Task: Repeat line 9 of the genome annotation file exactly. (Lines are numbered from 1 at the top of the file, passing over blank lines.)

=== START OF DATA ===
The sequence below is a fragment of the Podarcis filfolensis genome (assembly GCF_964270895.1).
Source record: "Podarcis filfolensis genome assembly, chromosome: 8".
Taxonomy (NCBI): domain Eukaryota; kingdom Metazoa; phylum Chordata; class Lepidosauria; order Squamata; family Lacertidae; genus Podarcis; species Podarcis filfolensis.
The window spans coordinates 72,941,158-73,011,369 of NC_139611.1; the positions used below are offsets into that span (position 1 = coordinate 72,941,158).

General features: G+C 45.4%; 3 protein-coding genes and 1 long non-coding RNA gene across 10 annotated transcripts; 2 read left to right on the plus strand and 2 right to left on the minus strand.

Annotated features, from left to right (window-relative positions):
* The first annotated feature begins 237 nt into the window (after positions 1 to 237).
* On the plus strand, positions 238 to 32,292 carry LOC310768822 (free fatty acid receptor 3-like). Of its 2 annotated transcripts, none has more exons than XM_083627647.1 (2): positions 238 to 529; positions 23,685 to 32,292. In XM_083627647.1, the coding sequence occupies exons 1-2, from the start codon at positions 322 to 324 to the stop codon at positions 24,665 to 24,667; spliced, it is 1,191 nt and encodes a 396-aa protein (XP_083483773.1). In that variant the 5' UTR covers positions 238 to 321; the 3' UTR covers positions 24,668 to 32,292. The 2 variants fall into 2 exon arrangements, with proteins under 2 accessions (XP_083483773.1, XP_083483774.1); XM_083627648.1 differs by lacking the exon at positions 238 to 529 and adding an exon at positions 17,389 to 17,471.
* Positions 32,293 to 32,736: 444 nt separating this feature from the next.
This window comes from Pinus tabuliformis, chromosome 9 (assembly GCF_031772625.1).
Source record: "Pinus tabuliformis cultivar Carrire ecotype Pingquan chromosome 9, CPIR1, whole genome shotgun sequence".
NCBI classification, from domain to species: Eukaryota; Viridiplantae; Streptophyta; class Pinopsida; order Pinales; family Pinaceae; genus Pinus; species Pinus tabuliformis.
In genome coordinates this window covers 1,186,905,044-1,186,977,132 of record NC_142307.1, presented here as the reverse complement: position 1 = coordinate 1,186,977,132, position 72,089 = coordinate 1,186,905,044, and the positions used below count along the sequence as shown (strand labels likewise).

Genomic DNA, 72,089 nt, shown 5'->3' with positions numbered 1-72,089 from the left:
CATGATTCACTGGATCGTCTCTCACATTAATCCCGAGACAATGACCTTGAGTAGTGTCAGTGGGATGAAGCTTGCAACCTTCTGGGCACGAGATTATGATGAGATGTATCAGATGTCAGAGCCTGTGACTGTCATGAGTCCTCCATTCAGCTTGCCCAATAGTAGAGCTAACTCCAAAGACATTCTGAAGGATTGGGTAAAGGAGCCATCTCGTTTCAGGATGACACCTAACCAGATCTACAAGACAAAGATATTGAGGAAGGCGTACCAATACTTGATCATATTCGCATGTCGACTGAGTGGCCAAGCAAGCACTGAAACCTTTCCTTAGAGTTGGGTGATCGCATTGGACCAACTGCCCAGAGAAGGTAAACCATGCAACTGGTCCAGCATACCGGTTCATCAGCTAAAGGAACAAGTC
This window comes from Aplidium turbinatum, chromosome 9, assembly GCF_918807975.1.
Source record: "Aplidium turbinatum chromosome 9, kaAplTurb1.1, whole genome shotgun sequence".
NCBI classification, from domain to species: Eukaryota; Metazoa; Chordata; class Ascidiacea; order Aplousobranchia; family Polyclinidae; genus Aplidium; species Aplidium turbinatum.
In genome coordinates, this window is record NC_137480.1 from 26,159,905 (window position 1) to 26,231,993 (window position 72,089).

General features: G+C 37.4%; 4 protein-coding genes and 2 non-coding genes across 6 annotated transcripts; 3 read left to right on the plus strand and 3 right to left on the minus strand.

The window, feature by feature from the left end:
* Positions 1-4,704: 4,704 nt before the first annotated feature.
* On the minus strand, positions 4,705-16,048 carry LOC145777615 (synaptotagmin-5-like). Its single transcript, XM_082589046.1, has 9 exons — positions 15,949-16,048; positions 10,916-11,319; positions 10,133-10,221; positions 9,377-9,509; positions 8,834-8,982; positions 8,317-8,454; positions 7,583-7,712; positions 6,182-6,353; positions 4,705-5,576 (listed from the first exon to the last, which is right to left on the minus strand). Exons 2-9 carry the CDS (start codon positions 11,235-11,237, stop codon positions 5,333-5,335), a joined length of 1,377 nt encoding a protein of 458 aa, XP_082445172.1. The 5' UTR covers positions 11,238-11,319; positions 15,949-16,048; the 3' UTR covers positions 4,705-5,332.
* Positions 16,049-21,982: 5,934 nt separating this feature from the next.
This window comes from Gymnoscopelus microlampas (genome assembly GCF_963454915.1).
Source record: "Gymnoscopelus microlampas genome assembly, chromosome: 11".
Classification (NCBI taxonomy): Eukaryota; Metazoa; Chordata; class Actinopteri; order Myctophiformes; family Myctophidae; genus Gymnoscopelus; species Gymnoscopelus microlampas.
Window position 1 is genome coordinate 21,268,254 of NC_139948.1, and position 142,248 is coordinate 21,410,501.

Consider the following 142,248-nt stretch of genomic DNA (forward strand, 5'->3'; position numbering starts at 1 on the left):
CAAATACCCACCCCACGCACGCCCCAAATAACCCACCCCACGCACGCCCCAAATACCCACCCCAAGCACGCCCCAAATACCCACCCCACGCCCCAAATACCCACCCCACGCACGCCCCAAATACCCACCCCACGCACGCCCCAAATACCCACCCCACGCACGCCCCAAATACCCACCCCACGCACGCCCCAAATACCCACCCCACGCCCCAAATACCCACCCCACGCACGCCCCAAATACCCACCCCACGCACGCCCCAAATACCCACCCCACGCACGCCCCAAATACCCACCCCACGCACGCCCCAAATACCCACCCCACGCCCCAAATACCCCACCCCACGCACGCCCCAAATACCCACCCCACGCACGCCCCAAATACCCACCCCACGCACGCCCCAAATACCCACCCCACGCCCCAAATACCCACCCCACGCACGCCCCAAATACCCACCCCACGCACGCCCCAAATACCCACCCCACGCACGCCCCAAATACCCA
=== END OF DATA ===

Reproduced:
* Positions 32,293 to 32,736: 444 nt separating this feature from the next.